It’s just a routine case at the FBI’s Salt Lake City offices. The young woman’s boyfriend is missing, possibly dead. Agent Karen Adams thinks he’s probably just out with another woman—but then the Royal Canadian Mounted Police come calling. Why would they care about a wayward addict cheating on his girlfriend in Utah? Soon, Karen is involved in a case like nothing she’s ever seen, navigating through an international criminal network of drugs, sex trafficking, murder, and the black market trade of priceless archaeological relics. Her new partner Marcus “Playboy” McCoy—handsome, charming, and almost unbearably crass—is equal parts help and hindrance as she navigates a seamy underworld in the Utah desert. But she also finds assistance from some unusual sources: a graduate student in archaeology, a dissatisfied sister-wife from a polygamous commune, and an undercover Canadian Mountie. Together they become entangled in the web of international crime and the only way out is to find the most priceless artifact of all: the legendary Keresa Headdress.
(review request submitted by the author for an honest critique)
When a writer constructs a story dealing with historical facts, it’s easy to get caught up in the finer details and suddenly your story takes on the image of a wikipedia page. In this case, Larry didn’t cross the line from entertaining to overly informative. Sure, you could feel the passion and respect Larry Shackelford had for the Native American culture. Through the use of his characters, (Derek and Ruth), we learned much about their history but it wasn’t presented in a stuffy, clinical way. Knowing when to pull back takes talent. Larry, congrats on possessing such talent.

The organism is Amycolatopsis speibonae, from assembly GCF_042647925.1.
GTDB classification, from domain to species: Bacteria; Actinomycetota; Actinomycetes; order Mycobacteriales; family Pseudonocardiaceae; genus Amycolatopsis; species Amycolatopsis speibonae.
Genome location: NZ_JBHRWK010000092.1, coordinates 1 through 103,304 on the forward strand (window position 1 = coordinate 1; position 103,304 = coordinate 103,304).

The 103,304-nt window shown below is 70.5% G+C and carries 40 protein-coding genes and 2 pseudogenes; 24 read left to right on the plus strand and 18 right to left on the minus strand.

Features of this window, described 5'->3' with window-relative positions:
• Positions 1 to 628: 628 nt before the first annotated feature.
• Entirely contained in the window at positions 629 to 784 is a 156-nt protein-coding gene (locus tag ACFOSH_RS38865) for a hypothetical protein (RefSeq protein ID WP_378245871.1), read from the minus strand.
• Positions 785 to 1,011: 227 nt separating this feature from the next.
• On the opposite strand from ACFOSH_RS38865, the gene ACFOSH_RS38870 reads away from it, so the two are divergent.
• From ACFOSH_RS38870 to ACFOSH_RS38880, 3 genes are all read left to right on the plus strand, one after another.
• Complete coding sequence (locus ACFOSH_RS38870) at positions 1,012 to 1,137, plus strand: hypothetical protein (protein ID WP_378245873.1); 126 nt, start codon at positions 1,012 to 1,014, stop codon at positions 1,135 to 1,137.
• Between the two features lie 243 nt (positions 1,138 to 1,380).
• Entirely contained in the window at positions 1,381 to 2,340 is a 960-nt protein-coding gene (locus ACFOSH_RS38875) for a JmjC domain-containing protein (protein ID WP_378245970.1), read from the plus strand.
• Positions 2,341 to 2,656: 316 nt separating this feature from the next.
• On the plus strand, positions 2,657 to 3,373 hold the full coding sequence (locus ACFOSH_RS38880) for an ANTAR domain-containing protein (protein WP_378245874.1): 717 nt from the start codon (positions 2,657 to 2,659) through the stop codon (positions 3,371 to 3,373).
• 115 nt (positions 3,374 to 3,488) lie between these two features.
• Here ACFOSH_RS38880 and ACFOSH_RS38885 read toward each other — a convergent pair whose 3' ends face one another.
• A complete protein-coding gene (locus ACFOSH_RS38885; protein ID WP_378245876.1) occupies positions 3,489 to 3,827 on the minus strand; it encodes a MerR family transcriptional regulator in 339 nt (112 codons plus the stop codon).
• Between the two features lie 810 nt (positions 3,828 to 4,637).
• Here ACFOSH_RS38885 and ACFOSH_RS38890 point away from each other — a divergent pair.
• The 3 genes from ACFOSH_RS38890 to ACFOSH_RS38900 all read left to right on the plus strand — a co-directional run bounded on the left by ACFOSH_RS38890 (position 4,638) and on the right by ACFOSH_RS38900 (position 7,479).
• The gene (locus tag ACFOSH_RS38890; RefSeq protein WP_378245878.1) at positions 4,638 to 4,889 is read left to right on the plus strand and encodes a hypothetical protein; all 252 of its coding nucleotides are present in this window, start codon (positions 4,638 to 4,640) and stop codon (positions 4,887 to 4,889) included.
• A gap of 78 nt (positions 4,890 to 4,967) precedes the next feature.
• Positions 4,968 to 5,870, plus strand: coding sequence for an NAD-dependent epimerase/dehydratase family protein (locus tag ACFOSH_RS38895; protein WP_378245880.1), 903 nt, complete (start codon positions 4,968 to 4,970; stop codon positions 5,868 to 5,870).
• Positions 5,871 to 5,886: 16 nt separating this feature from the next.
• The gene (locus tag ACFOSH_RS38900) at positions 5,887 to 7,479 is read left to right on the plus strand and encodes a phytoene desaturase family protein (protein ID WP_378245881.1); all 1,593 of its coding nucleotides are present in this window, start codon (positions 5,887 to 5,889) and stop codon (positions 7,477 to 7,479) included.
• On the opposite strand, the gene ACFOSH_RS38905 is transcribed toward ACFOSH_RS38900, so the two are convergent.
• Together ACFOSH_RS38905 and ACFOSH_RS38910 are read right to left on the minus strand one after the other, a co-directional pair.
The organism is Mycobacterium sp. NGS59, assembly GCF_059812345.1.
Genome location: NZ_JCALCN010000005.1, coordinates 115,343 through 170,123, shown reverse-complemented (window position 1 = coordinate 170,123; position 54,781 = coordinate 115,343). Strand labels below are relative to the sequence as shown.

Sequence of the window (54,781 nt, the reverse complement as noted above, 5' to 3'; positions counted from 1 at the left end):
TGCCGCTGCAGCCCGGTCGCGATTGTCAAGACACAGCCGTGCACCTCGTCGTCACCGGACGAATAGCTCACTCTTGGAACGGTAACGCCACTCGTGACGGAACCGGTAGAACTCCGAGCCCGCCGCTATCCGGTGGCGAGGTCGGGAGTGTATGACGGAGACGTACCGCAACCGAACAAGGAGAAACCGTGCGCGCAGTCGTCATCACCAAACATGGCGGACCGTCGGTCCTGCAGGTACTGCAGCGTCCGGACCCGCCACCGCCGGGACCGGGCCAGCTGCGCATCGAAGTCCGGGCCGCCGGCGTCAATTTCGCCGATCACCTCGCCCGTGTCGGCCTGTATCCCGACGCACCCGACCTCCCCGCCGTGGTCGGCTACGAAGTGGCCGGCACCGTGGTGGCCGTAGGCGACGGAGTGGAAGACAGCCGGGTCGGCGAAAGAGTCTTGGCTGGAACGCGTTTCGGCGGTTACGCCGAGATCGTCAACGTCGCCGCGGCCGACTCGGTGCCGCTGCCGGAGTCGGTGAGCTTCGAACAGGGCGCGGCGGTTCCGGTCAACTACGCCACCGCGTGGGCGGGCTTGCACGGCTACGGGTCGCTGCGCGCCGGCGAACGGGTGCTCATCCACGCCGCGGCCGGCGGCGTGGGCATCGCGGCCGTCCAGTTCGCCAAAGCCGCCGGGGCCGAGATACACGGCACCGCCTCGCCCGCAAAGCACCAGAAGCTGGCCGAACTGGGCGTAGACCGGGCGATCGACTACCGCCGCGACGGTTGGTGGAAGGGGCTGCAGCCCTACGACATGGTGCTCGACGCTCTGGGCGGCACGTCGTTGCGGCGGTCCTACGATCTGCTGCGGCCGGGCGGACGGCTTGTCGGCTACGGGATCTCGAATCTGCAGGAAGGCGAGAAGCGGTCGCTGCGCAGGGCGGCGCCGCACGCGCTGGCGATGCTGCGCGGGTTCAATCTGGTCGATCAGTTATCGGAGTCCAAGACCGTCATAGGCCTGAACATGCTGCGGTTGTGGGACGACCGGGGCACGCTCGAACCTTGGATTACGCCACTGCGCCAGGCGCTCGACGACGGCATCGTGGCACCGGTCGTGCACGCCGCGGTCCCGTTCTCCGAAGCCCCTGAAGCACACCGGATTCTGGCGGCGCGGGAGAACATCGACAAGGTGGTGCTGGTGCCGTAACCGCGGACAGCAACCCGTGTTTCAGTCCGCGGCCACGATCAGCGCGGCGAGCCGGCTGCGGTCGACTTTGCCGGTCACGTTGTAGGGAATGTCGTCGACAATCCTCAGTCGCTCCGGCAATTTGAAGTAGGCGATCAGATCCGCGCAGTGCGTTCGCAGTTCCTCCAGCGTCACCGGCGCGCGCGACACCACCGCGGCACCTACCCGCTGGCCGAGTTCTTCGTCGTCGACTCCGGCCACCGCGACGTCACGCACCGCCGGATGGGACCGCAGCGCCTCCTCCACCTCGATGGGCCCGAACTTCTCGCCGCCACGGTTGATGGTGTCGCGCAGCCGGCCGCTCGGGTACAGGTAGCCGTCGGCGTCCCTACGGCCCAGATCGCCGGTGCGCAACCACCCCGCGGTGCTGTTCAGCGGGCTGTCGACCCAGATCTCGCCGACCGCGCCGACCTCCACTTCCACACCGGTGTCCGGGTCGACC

However, as much as I enjoyed the history lessons, I didn’t connect to some characters.
Constable Lee Bergerman’s focus seemed to shift drastically from work to pleasure once he met Ruth. Guess his “other head” did all his thinking for a bit until work/case struck a little bit too close to home.
I didn’t really see the importance of Marcus except for comic relief. But, if we look at all the great detective shows, there’s always one funny guy to help lighten up the tension filled cases so I guess Larry felt his story would’ve benefited from a funny guy too. Actually, it kind of did.
Karen: When I think of an FBI agent, I picture a woman who comes across as a leader, not a follower. Basically, I felt everyone was leading her around by the nose. Her detective skills were also lacking. She should’ve been able to realize sooner that Marcus had been using her phone for personal pranks. Others caught on fast. Maybe go back to FBI training camp?
I could discuss my take on the various other characters but I won’t. I will say despite my lack of love for them, they didn’t turn me off from the story. With the historical info, Marcus’ pranks, I found myself enjoying the story.
So would I recommend this story to others? Yes, yes I would.
Larry was raised in southwest Missouri where he received his college degree, but he received his education after he graduated and began working in a maximum-security federal prison. After spending two years behind bars, he continued his law enforcement career as a criminal investigator, residing and working in eight states and two foreign countries. Larry retired from law enforcement after twenty-five years of service and resides in Salt Lake City with his wife and cat.